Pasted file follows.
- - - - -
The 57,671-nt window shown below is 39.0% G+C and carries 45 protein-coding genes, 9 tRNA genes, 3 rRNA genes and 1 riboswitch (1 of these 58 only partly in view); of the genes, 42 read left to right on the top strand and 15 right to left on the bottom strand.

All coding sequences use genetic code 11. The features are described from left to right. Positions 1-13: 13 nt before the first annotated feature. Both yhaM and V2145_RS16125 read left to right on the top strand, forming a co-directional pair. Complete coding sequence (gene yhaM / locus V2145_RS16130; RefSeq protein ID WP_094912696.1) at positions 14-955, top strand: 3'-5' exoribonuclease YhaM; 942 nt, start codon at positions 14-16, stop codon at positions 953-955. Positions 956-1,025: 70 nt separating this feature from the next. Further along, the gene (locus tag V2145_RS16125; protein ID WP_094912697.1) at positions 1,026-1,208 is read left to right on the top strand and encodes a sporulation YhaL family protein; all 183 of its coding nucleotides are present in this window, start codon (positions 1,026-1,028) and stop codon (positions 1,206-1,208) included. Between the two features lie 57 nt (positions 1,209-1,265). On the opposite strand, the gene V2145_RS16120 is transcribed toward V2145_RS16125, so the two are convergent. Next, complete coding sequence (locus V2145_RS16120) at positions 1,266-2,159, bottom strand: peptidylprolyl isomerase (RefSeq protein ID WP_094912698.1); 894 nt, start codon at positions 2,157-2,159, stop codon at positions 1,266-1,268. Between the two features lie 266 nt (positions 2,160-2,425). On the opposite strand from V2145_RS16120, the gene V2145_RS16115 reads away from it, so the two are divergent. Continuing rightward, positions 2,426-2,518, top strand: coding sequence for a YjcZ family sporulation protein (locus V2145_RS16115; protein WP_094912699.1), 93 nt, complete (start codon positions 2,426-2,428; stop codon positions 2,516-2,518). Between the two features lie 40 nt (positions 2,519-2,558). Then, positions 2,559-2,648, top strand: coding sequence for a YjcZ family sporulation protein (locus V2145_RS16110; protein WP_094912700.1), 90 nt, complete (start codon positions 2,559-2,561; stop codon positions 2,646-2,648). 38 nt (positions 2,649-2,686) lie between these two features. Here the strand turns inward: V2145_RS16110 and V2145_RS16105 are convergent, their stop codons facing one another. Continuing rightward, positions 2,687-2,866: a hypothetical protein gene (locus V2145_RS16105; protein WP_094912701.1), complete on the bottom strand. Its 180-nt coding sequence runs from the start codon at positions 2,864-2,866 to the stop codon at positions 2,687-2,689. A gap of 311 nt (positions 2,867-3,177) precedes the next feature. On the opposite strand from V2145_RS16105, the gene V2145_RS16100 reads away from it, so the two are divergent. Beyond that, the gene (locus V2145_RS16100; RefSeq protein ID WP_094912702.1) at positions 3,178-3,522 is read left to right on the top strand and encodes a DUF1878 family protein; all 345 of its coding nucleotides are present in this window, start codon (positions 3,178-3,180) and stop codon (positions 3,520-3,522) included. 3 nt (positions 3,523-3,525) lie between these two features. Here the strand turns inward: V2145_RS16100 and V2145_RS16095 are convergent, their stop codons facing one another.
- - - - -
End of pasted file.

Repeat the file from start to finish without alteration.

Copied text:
The 57,671-nt window shown below is 39.0% G+C and carries 45 protein-coding genes, 9 tRNA genes, 3 rRNA genes and 1 riboswitch (1 of these 58 only partly in view); of the genes, 42 read left to right on the top strand and 15 right to left on the bottom strand.

All coding sequences use genetic code 11. The features are described from left to right. Positions 1-13: 13 nt before the first annotated feature. Both yhaM and V2145_RS16125 read left to right on the top strand, forming a co-directional pair. Complete coding sequence (gene yhaM / locus V2145_RS16130; RefSeq protein ID WP_094912696.1) at positions 14-955, top strand: 3'-5' exoribonuclease YhaM; 942 nt, start codon at positions 14-16, stop codon at positions 953-955. Positions 956-1,025: 70 nt separating this feature from the next. Further along, the gene (locus tag V2145_RS16125; protein ID WP_094912697.1) at positions 1,026-1,208 is read left to right on the top strand and encodes a sporulation YhaL family protein; all 183 of its coding nucleotides are present in this window, start codon (positions 1,026-1,028) and stop codon (positions 1,206-1,208) included. Between the two features lie 57 nt (positions 1,209-1,265). On the opposite strand, the gene V2145_RS16120 is transcribed toward V2145_RS16125, so the two are convergent. Next, complete coding sequence (locus V2145_RS16120) at positions 1,266-2,159, bottom strand: peptidylprolyl isomerase (RefSeq protein ID WP_094912698.1); 894 nt, start codon at positions 2,157-2,159, stop codon at positions 1,266-1,268. Between the two features lie 266 nt (positions 2,160-2,425). On the opposite strand from V2145_RS16120, the gene V2145_RS16115 reads away from it, so the two are divergent. Continuing rightward, positions 2,426-2,518, top strand: coding sequence for a YjcZ family sporulation protein (locus V2145_RS16115; protein WP_094912699.1), 93 nt, complete (start codon positions 2,426-2,428; stop codon positions 2,516-2,518). Between the two features lie 40 nt (positions 2,519-2,558). Then, positions 2,559-2,648, top strand: coding sequence for a YjcZ family sporulation protein (locus V2145_RS16110; protein WP_094912700.1), 90 nt, complete (start codon positions 2,559-2,561; stop codon positions 2,646-2,648). 38 nt (positions 2,649-2,686) lie between these two features. Here the strand turns inward: V2145_RS16110 and V2145_RS16105 are convergent, their stop codons facing one another. Continuing rightward, positions 2,687-2,866: a hypothetical protein gene (locus V2145_RS16105; protein WP_094912701.1), complete on the bottom strand. Its 180-nt coding sequence runs from the start codon at positions 2,864-2,866 to the stop codon at positions 2,687-2,689. A gap of 311 nt (positions 2,867-3,177) precedes the next feature. On the opposite strand from V2145_RS16105, the gene V2145_RS16100 reads away from it, so the two are divergent. Beyond that, the gene (locus V2145_RS16100; RefSeq protein ID WP_094912702.1) at positions 3,178-3,522 is read left to right on the top strand and encodes a DUF1878 family protein; all 345 of its coding nucleotides are present in this window, start codon (positions 3,178-3,180) and stop codon (positions 3,520-3,522) included. 3 nt (positions 3,523-3,525) lie between these two features. Here the strand turns inward: V2145_RS16100 and V2145_RS16095 are convergent, their stop codons facing one another.